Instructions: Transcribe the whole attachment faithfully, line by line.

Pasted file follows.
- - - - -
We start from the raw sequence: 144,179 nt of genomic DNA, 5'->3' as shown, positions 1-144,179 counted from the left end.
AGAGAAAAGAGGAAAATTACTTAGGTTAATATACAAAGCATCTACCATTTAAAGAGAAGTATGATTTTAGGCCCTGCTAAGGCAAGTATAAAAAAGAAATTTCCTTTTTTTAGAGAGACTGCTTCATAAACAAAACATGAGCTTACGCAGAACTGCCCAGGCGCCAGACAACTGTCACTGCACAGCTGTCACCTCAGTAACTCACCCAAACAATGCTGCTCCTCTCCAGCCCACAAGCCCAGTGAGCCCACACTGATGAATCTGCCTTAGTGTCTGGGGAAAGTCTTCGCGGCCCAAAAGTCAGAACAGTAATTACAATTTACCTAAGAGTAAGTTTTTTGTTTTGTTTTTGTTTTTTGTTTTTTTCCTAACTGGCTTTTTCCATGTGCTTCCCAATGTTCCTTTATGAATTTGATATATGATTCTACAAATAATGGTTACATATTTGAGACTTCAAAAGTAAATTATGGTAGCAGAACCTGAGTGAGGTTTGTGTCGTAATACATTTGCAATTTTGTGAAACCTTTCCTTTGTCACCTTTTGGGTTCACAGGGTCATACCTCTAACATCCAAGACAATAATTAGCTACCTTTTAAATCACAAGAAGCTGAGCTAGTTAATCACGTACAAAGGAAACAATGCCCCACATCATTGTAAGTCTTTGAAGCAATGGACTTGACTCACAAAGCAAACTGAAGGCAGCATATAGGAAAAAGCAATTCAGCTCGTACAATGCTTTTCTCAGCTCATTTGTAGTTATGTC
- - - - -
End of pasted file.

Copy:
We start from the raw sequence: 144,179 nt of genomic DNA, 5'->3' as shown, positions 1-144,179 counted from the left end.
AGAGAAAAGAGGAAAATTACTTAGGTTAATATACAAAGCATCTACCATTTAAAGAGAAGTATGATTTTAGGCCCTGCTAAGGCAAGTATAAAAAAGAAATTTCCTTTTTTTAGAGAGACTGCTTCATAAACAAAACATGAGCTTACGCAGAACTGCCCAGGCGCCAGACAACTGTCACTGCACAGCTGTCACCTCAGTAACTCACCCAAACAATGCTGCTCCTCTCCAGCCCACAAGCCCAGTGAGCCCACACTGATGAATCTGCCTTAGTGTCTGGGGAAAGTCTTCGCGGCCCAAAAGTCAGAACAGTAATTACAATTTACCTAAGAGTAAGTTTTTTGTTTTGTTTTTGTTTTTTGTTTTTTTCCTAACTGGCTTTTTCCATGTGCTTCCCAATGTTCCTTTATGAATTTGATATATGATTCTACAAATAATGGTTACATATTTGAGACTTCAAAAGTAAATTATGGTAGCAGAACCTGAGTGAGGTTTGTGTCGTAATACATTTGCAATTTTGTGAAACCTTTCCTTTGTCACCTTTTGGGTTCACAGGGTCATACCTCTAACATCCAAGACAATAATTAGCTACCTTTTAAATCACAAGAAGCTGAGCTAGTTAATCACGTACAAAGGAAACAATGCCCCACATCATTGTAAGTCTTTGAAGCAATGGACTTGACTCACAAAGCAAACTGAAGGCAGCATATAGGAAAAAGCAATTCAGCTCGTACAATGCTTTTCTCAGCTCATTTGTAGTTATGTC